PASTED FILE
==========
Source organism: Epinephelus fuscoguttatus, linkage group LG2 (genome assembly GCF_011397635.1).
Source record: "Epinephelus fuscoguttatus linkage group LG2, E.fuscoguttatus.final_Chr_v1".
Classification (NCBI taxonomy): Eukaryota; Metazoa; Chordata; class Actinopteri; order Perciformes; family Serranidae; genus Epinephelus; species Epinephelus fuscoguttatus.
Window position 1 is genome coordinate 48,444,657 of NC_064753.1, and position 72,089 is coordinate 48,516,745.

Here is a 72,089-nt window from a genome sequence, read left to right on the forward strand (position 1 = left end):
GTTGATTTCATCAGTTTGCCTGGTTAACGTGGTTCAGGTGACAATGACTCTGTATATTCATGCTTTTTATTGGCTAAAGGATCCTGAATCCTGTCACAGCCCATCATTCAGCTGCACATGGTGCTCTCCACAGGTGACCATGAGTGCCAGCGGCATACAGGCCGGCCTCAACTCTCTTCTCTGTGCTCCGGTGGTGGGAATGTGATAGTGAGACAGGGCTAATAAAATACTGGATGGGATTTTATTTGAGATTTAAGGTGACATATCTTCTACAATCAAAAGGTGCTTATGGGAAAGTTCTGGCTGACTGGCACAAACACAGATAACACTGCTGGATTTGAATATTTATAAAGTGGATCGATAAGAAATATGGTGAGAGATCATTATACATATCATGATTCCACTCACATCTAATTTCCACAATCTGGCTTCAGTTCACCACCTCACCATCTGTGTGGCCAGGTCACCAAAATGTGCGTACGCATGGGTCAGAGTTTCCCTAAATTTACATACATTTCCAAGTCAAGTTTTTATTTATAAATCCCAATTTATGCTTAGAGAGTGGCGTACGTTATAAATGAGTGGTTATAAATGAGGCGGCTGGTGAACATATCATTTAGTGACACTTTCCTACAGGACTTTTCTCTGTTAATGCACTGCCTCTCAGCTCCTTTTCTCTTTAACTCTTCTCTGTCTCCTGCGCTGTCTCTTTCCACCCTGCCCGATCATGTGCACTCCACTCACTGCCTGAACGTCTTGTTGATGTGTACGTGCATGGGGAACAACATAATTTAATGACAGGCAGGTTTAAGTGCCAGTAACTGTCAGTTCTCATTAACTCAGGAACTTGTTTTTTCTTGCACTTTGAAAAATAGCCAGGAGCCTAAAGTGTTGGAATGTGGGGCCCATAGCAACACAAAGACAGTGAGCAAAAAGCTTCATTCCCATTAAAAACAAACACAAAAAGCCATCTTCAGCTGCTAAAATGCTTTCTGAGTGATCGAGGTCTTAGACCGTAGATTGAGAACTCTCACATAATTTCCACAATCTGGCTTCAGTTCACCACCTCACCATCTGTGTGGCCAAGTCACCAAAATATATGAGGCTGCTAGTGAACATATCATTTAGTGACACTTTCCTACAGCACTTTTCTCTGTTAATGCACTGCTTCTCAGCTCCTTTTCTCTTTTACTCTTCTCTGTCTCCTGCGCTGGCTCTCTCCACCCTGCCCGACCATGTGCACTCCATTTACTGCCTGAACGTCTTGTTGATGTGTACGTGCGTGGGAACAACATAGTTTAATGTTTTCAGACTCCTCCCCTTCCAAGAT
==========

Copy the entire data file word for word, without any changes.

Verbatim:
Source organism: Epinephelus fuscoguttatus, linkage group LG2 (genome assembly GCF_011397635.1).
Source record: "Epinephelus fuscoguttatus linkage group LG2, E.fuscoguttatus.final_Chr_v1".
Classification (NCBI taxonomy): Eukaryota; Metazoa; Chordata; class Actinopteri; order Perciformes; family Serranidae; genus Epinephelus; species Epinephelus fuscoguttatus.
Window position 1 is genome coordinate 48,444,657 of NC_064753.1, and position 72,089 is coordinate 48,516,745.

Here is a 72,089-nt window from a genome sequence, read left to right on the forward strand (position 1 = left end):
GTTGATTTCATCAGTTTGCCTGGTTAACGTGGTTCAGGTGACAATGACTCTGTATATTCATGCTTTTTATTGGCTAAAGGATCCTGAATCCTGTCACAGCCCATCATTCAGCTGCACATGGTGCTCTCCACAGGTGACCATGAGTGCCAGCGGCATACAGGCCGGCCTCAACTCTCTTCTCTGTGCTCCGGTGGTGGGAATGTGATAGTGAGACAGGGCTAATAAAATACTGGATGGGATTTTATTTGAGATTTAAGGTGACATATCTTCTACAATCAAAAGGTGCTTATGGGAAAGTTCTGGCTGACTGGCACAAACACAGATAACACTGCTGGATTTGAATATTTATAAAGTGGATCGATAAGAAATATGGTGAGAGATCATTATACATATCATGATTCCACTCACATCTAATTTCCACAATCTGGCTTCAGTTCACCACCTCACCATCTGTGTGGCCAGGTCACCAAAATGTGCGTACGCATGGGTCAGAGTTTCCCTAAATTTACATACATTTCCAAGTCAAGTTTTTATTTATAAATCCCAATTTATGCTTAGAGAGTGGCGTACGTTATAAATGAGTGGTTATAAATGAGGCGGCTGGTGAACATATCATTTAGTGACACTTTCCTACAGGACTTTTCTCTGTTAATGCACTGCCTCTCAGCTCCTTTTCTCTTTAACTCTTCTCTGTCTCCTGCGCTGTCTCTTTCCACCCTGCCCGATCATGTGCACTCCACTCACTGCCTGAACGTCTTGTTGATGTGTACGTGCATGGGGAACAACATAATTTAATGACAGGCAGGTTTAAGTGCCAGTAACTGTCAGTTCTCATTAACTCAGGAACTTGTTTTTTCTTGCACTTTGAAAAATAGCCAGGAGCCTAAAGTGTTGGAATGTGGGGCCCATAGCAACACAAAGACAGTGAGCAAAAAGCTTCATTCCCATTAAAAACAAACACAAAAAGCCATCTTCAGCTGCTAAAATGCTTTCTGAGTGATCGAGGTCTTAGACCGTAGATTGAGAACTCTCACATAATTTCCACAATCTGGCTTCAGTTCACCACCTCACCATCTGTGTGGCCAAGTCACCAAAATATATGAGGCTGCTAGTGAACATATCATTTAGTGACACTTTCCTACAGCACTTTTCTCTGTTAATGCACTGCTTCTCAGCTCCTTTTCTCTTTTACTCTTCTCTGTCTCCTGCGCTGGCTCTCTCCACCCTGCCCGACCATGTGCACTCCATTTACTGCCTGAACGTCTTGTTGATGTGTACGTGCGTGGGAACAACATAGTTTAATGTTTTCAGACTCCTCCCCTTCCAAGAT